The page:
"There are no dress rehearsals."
With enough free time, I can remember a lot about the Manhattan Invitational. I can, for instance, recall the evening a desk clerk at a hotel where our team stayed called my room to let me know an athlete of mine was hanging from the porch railing outside his second-floor room. He didn't want to be bothered using the stairs. I can always re-imagine the dust that would rise from the Van Cortlandt playing field before its re-sodding, a compacted substance that could have been spray-painted black to resemble macadam. Cheesecake from across Broadway-I can remember that too. The team tent collapsing in a monsoon rain, beaming athletes hoisting a letters-race first-place trophy, other athletes sobbing quietly after a crappy senior last-Manhattan trip. In my mind's eye, I can stare again at all those moments while I stroll down the halls of my Manhattan museum of memories. They are long halls.
We won't be adding any museum pieces this October, however. We won't be making the trip. Things happened, some controllable, some not so much, to make the meet unadvisable this year. None of those circumstances were inevitable, but then nothing ever is-the primary reason analysis is usually more productive than fault-finding or fatalism. And since we won't be looking for other invitationals, the long and short of it after a difficult competitive September is that our team members will have a few wide open weeks to simply train and appreciate being runners first, racers later. Late summer is making a cameo comeback for these Wildcats. Unique for us. Intriguing too. A doughnut hole in the middle of a season.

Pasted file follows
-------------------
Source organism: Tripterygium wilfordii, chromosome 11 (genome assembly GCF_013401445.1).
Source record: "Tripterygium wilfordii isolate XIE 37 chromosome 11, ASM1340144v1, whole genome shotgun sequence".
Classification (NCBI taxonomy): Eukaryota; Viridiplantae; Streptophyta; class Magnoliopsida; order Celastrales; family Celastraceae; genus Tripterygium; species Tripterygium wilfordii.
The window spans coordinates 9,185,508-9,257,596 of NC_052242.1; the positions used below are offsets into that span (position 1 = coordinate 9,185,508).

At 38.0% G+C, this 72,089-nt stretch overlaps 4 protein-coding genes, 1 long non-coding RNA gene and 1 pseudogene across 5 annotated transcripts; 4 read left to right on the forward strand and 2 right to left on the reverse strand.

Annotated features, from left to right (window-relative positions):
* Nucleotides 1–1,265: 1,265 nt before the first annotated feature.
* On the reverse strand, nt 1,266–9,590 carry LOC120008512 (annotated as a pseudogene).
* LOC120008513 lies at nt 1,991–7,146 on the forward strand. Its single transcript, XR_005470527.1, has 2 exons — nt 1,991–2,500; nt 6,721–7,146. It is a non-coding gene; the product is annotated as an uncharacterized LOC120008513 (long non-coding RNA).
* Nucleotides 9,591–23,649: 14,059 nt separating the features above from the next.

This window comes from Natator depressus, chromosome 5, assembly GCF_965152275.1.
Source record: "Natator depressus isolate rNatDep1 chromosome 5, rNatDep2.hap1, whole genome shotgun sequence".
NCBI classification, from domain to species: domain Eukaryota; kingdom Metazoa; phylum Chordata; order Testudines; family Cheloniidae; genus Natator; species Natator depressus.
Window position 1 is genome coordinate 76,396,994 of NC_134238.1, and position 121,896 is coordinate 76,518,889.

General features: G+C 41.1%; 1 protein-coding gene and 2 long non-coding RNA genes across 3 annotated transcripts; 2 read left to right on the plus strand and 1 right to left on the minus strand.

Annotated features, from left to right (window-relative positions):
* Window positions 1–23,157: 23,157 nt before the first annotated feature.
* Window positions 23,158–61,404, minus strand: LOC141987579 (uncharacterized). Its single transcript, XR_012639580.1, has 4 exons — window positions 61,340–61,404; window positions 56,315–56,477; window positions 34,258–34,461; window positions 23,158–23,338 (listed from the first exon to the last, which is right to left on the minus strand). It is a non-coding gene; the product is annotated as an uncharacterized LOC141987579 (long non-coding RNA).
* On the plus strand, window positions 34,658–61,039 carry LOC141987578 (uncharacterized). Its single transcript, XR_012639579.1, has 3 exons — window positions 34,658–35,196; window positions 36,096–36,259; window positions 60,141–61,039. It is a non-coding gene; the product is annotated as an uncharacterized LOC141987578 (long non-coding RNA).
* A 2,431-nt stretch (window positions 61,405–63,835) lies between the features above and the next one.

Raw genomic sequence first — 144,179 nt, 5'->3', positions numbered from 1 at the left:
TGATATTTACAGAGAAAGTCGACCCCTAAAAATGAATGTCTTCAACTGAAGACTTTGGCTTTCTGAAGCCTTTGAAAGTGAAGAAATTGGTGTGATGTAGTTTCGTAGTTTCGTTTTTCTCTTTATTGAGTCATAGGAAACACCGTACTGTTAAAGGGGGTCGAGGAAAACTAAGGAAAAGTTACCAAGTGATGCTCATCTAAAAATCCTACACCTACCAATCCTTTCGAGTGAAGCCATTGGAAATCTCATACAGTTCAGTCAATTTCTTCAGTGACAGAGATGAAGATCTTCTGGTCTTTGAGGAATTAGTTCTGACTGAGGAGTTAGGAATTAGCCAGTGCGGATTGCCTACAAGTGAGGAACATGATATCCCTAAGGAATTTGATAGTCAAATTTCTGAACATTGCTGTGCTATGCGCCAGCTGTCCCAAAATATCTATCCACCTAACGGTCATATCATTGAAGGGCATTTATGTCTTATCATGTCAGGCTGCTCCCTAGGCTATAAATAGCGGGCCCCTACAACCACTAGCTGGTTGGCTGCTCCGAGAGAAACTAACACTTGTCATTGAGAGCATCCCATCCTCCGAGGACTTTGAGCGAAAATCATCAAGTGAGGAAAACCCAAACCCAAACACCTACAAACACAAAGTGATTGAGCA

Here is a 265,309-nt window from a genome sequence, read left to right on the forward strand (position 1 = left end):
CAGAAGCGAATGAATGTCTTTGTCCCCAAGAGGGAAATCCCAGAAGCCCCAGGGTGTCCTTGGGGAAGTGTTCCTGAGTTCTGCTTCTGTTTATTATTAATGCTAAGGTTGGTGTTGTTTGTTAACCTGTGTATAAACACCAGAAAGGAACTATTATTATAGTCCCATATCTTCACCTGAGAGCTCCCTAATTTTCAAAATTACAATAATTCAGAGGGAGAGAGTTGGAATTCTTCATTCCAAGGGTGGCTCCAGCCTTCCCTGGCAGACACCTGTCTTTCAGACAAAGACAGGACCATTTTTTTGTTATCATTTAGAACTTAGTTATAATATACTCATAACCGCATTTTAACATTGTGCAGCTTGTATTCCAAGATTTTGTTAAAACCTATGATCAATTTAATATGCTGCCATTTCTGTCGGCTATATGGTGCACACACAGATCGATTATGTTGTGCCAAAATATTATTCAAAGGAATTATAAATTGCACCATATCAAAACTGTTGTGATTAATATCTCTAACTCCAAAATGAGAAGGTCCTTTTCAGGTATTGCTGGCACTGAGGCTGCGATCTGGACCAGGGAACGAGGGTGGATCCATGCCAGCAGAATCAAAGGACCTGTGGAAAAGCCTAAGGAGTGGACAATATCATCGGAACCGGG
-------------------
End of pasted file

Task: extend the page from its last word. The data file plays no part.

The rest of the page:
The Prefontaine quote is familiar: "A race is a work of art." You could argue that, by logical extension, so is a season. There are just that many more pieces to consider, multiple frames of reference for judging success or failure--or something in between. It is youthful terrain where you can lose a league meet badly but still have almost 80% of them race seasonal personal bests. Where you can help team members learn the invaluable skill of becoming disciplined as well as other-directed athletes during a losing season. Or where some can appreciate that reactions to failure are usually far more important than the failure.
We now have some time on our hands and some facts to confront about what, from here on out, is realistic and what may have to be left to next June. One of the realities is that there are limited opportunities to alter the talent level of our teams. That is what should be understood. But another reality is that there are limitless opportunities to increase the effort levels. Properly presented, honesty always remains the best policy, though even that presents risks. The legendary college coach, John McDonnell, insisted "there is no place for negative motivation because you cannot enforce it." This has always been true, especially at the scholastic level. What muddies the waters, however, is when a bad attempt at motivation is confused with the necessary application of standards, misinterpreted instances where the coach appears to be more loyal to the sport than to the athletes. That's the inherent danger in this media age where perception assumes too much power, where it blurs reality. But since we have some time, we'll take that risk. We will even consider this the start of our second season.
Often, through planning and persistence and luck, coaches have things well mapped out, with the road ahead, if not definitive, at least well lite. But there are bound to be those other circumstances, those other journeys, where it's the uncertainties that have be the motivators. That's actually an incredible opportunity, but it's no mean feat. For us-athletes, coaches, parents-it means appreciating the doughnut hole time and then enjoying the plugging ahead part of late October/early November, a stretch where nothing is predictable or inevitable. It means that, as James Galvin once wrote, "At a certain point you keep going to see what happens next."